On Friday, September 22, 2000, at 7:45 PM, in Camp Hill, PA, a little boy named Isaac Andrew McCleaf left the comfort of his mother’s womb and entered into this world. It was a beautiful sunny day, with the temperature in the 70’s. Isaac weighed 6 lbs., 11 ozs. and was 19 inches long. He was full of life from day one and never let up for the rest of his life on this earth.
It seemed from early on that Isaac was fascinated with trains. It wasn’t too difficult for relatives and friends to know what to give him for a present (and just in case you weren’t sure he was more than willing to provide you with a list!). During 2010, he really developed an interest in Civil War history. He enjoyed reading about the battles and was interested in understanding how the faith of men like Gen. Robert E. Lee and Gen. Thomas “Stonewall” Jackson guided them during the war. Isaac was also interested in the character of Col. Joshua Chamberlin. We were blessed to be able to visit the Gettysburg National Military Park on three different occasions during the spring and summer of 2010 and to also visit the National Civil War Museum in Harrisburg, PA in February 2011.
We probably made the most parenting mistakes with Isaac since he was our firstborn (not that we have parenting totally figured out yet!). We believe that God gave him a resilient spirit to compensate for our parenting shortfalls. His resilience really shined through his struggle in overcoming his health ailments, especially his asthma. He approached his allergy treatments with such bravery and was an example of courage to me. I remember how forgiving he was towards me when I messed up as a father.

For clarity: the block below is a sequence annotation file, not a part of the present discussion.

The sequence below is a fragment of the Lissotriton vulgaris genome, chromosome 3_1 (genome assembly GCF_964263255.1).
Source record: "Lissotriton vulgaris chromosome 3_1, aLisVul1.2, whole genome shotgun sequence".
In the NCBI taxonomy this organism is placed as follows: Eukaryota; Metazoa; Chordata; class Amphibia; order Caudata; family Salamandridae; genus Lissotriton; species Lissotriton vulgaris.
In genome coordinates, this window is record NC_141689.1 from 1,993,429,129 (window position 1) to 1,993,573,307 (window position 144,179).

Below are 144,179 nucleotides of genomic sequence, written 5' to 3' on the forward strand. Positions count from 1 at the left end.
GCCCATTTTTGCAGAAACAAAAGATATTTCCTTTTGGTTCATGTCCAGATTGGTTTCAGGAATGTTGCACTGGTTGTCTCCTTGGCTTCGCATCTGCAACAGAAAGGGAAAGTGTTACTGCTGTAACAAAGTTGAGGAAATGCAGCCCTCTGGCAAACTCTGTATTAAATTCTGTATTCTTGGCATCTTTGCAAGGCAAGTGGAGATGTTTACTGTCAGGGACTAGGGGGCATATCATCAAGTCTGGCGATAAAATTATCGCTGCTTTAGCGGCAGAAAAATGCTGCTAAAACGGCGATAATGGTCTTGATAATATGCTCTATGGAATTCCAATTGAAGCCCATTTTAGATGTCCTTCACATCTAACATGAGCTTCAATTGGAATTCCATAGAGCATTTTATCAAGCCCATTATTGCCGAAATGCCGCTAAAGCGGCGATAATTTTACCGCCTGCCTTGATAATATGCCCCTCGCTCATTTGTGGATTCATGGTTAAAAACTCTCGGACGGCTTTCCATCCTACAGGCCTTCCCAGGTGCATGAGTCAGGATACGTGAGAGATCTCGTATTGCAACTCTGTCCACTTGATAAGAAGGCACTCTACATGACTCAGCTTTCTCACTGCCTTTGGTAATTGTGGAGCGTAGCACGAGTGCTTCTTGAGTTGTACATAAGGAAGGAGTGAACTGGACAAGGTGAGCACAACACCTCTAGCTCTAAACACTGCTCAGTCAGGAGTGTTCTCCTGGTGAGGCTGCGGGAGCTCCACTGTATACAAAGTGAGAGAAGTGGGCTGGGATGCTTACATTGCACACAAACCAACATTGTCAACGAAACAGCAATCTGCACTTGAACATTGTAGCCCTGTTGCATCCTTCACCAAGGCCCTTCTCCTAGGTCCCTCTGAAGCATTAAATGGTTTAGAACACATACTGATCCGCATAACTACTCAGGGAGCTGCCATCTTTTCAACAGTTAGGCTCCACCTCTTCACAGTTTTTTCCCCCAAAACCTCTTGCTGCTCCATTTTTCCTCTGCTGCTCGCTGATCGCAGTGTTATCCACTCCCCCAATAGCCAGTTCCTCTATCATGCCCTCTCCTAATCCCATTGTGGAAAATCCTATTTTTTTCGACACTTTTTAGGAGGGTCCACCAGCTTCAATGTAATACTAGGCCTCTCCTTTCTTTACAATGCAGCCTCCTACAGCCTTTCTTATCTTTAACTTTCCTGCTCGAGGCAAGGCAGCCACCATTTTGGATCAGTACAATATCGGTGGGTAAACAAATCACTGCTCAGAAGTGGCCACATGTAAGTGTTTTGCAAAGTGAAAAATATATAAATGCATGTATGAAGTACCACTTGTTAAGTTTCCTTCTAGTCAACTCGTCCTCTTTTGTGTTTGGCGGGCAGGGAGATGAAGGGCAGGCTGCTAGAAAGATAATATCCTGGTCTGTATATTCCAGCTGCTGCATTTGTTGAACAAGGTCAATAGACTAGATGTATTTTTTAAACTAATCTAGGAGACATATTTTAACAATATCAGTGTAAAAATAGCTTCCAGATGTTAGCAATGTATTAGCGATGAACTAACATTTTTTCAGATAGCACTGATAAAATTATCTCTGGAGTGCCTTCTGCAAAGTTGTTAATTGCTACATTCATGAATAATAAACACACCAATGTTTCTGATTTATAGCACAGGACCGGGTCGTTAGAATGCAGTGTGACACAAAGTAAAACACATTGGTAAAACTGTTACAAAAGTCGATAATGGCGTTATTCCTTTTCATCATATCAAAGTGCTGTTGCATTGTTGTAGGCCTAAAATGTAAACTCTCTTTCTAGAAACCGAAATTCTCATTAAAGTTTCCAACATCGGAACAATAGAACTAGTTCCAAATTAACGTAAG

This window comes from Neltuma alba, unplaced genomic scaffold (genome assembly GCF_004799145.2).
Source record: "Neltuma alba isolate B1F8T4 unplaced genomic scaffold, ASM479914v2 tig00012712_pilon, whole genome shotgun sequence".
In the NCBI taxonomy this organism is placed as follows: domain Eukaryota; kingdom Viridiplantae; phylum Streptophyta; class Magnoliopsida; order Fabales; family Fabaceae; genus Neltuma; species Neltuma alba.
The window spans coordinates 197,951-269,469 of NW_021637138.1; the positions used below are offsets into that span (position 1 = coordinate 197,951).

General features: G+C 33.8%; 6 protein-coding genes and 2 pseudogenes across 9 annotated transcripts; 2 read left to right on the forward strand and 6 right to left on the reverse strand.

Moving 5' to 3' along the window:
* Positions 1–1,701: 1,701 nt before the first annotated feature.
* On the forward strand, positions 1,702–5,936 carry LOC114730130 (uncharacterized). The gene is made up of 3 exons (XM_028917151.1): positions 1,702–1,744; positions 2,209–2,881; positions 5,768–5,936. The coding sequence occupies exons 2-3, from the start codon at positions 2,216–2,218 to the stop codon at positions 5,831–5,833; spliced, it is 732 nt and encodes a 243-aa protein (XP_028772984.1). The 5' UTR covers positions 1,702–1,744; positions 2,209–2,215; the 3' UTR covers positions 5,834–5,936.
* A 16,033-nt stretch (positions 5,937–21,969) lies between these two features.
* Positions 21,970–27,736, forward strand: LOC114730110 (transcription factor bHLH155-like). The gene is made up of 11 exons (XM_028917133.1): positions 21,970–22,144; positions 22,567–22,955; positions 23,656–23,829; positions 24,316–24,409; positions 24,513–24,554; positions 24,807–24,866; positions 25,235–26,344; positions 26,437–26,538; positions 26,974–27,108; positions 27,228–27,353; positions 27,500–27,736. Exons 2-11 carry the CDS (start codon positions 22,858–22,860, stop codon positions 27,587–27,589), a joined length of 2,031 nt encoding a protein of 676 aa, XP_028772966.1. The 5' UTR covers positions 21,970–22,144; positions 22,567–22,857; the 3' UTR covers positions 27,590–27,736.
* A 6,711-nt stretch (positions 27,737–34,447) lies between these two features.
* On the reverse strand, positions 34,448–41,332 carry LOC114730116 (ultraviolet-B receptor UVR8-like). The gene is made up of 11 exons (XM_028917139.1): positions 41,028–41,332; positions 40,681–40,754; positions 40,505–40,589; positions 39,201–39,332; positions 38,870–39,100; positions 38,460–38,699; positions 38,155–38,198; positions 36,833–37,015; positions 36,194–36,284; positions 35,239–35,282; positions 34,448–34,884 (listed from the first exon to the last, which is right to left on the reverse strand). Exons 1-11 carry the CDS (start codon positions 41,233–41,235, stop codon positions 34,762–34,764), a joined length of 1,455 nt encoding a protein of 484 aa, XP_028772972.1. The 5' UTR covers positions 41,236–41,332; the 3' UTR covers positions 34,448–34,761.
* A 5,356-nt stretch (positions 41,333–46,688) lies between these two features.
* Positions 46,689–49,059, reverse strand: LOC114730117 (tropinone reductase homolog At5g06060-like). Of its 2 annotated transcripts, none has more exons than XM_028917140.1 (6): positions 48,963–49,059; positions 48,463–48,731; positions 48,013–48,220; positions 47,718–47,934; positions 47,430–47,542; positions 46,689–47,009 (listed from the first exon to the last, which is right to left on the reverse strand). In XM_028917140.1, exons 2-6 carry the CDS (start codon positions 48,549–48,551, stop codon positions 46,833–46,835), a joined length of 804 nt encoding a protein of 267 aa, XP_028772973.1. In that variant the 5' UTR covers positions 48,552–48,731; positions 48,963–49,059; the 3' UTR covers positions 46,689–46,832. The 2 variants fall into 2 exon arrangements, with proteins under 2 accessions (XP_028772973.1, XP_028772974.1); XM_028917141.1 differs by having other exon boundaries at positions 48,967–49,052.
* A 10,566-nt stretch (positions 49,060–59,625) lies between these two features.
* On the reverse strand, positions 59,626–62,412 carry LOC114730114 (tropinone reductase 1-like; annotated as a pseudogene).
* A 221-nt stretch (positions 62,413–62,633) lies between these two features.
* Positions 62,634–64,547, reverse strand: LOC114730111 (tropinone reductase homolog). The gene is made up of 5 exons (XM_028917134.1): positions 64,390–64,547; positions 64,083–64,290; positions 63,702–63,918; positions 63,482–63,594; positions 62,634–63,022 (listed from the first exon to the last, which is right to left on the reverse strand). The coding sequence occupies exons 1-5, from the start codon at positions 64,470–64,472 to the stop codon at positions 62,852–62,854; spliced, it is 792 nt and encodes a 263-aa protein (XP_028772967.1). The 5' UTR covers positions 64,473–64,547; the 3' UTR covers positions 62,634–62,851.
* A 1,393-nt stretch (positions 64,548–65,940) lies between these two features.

Isaac believed in Jesus Christ. He enjoyed listening to Bible stories either read by us or on media. He also liked to listen to the Jonathan Park series from Vision Forum. At one time, Isaac wanted to be a creation paleontologist and defend the Biblical creation account against the theory of evolution. I remember talking to him about current events and he declared about wanting to be president someday so that he could set things straight in this country. While this was not God’s mission for him in this life, he certainly left a lasting impact on us and others. We thank everyone who has shared some incredible stories over the past five months about how Isaac’s life and death has impacted them. We give all the glory to God!
We don’t know if birthdays are celebrated in heaven, but we wish you a happy 11th birthday, son. We miss you so very much and can’t wait to see you again someday. We love you and thank God for all that He has taught us through your life.
Then David arose from the earth, and washed, and anointed himself, and changed his apparel, and came into the house of the LORD, and worshipped: then he came to his own house; and when he required, they set bread before him, and he did eat. Then said his servants unto him, What thing is this that thou hast done? thou didst fast and weep for the child, while it was alive; but when the child was dead, thou didst rise and eat bread. And he said, While the child was yet alive, I fasted and wept: for I said, Who can tell whether GOD will be gracious to me, that the child may live? But now he is dead, wherefore should I fast? can I bring him back again? I shall go to him, but he shall not return to me. (2Sa 12:20-23, emphasis mine)